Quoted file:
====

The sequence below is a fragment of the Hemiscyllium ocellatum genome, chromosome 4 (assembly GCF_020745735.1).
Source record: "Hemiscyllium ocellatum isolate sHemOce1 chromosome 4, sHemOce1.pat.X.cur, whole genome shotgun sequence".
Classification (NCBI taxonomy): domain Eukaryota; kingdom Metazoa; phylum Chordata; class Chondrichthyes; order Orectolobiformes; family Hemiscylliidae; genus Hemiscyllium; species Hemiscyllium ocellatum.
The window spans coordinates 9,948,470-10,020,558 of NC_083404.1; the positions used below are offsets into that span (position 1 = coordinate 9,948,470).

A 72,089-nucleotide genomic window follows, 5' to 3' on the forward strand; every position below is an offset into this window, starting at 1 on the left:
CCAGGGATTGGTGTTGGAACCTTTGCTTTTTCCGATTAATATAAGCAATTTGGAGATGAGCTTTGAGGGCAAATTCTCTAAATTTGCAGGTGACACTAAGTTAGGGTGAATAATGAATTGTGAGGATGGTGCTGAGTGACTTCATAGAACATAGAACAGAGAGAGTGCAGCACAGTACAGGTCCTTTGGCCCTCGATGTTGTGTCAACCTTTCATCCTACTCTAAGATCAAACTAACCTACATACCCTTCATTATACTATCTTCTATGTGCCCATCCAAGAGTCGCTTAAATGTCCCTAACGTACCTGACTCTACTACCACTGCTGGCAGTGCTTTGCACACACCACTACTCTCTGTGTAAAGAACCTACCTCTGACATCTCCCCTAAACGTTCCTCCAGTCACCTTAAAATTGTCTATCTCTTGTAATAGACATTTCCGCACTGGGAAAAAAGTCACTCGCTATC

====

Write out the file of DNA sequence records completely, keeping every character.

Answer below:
The sequence below is a fragment of the Hemiscyllium ocellatum genome, chromosome 4 (assembly GCF_020745735.1).
Source record: "Hemiscyllium ocellatum isolate sHemOce1 chromosome 4, sHemOce1.pat.X.cur, whole genome shotgun sequence".
Classification (NCBI taxonomy): domain Eukaryota; kingdom Metazoa; phylum Chordata; class Chondrichthyes; order Orectolobiformes; family Hemiscylliidae; genus Hemiscyllium; species Hemiscyllium ocellatum.
The window spans coordinates 9,948,470-10,020,558 of NC_083404.1; the positions used below are offsets into that span (position 1 = coordinate 9,948,470).

A 72,089-nucleotide genomic window follows, 5' to 3' on the forward strand; every position below is an offset into this window, starting at 1 on the left:
CCAGGGATTGGTGTTGGAACCTTTGCTTTTTCCGATTAATATAAGCAATTTGGAGATGAGCTTTGAGGGCAAATTCTCTAAATTTGCAGGTGACACTAAGTTAGGGTGAATAATGAATTGTGAGGATGGTGCTGAGTGACTTCATAGAACATAGAACAGAGAGAGTGCAGCACAGTACAGGTCCTTTGGCCCTCGATGTTGTGTCAACCTTTCATCCTACTCTAAGATCAAACTAACCTACATACCCTTCATTATACTATCTTCTATGTGCCCATCCAAGAGTCGCTTAAATGTCCCTAACGTACCTGACTCTACTACCACTGCTGGCAGTGCTTTGCACACACCACTACTCTCTGTGTAAAGAACCTACCTCTGACATCTCCCCTAAACGTTCCTCCAGTCACCTTAAAATTGTCTATCTCTTGTAATAGACATTTCCGCACTGGGAAAAAAGTCACTCGCTATC